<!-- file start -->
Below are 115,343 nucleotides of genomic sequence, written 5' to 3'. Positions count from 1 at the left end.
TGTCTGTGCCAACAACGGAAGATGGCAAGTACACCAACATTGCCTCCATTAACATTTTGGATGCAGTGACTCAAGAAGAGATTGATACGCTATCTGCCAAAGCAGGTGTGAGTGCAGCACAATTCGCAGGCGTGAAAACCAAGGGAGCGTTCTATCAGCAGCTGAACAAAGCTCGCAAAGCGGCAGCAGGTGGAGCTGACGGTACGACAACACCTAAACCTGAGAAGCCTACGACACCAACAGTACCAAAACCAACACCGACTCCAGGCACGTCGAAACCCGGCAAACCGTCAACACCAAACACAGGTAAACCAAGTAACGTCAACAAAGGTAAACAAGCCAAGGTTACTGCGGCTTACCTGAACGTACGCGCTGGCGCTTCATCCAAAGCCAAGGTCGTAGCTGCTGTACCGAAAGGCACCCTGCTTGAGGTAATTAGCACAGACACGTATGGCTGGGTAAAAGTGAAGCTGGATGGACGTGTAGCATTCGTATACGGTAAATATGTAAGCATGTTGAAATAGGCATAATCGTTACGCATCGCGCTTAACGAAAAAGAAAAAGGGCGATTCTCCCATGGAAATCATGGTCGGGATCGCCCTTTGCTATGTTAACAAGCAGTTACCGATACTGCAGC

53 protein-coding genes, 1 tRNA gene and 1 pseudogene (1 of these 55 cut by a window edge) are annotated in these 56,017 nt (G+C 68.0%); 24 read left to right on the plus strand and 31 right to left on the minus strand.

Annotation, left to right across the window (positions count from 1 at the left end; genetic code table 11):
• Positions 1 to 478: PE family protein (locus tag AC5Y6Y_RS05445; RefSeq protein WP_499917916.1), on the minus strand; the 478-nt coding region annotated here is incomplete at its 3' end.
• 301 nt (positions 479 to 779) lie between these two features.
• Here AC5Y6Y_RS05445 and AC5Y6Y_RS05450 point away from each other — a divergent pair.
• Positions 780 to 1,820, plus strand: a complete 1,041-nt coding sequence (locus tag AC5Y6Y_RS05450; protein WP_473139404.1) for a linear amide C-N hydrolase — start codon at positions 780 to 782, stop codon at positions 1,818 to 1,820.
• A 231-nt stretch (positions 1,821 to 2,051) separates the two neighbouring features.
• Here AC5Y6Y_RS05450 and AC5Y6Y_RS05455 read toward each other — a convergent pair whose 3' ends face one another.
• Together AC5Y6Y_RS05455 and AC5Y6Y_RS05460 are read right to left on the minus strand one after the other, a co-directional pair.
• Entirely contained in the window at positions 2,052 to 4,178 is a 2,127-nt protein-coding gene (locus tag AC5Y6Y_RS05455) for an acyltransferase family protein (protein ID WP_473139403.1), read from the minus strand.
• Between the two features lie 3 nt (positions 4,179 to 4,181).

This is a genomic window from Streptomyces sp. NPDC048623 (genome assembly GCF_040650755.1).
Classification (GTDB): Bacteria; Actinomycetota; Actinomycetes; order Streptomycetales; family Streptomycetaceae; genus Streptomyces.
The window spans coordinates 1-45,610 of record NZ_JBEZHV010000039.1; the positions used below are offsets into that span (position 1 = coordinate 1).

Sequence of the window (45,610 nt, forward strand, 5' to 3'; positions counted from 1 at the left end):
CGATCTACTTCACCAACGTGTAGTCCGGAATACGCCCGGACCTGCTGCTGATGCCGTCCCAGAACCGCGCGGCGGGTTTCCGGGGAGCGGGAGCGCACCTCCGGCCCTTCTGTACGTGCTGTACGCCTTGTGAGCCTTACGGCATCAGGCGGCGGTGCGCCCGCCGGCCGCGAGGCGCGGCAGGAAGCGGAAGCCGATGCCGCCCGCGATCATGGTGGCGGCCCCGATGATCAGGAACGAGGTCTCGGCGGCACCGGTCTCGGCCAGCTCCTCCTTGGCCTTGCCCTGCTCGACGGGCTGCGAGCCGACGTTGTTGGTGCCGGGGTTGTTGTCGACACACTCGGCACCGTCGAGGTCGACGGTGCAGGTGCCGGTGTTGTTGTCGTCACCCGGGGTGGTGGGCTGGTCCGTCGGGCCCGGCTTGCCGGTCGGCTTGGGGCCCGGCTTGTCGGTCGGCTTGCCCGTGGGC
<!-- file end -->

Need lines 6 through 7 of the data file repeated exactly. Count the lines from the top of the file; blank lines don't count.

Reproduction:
• 301 nt (positions 479 to 779) lie between these two features.
• Here AC5Y6Y_RS05445 and AC5Y6Y_RS05450 point away from each other — a divergent pair.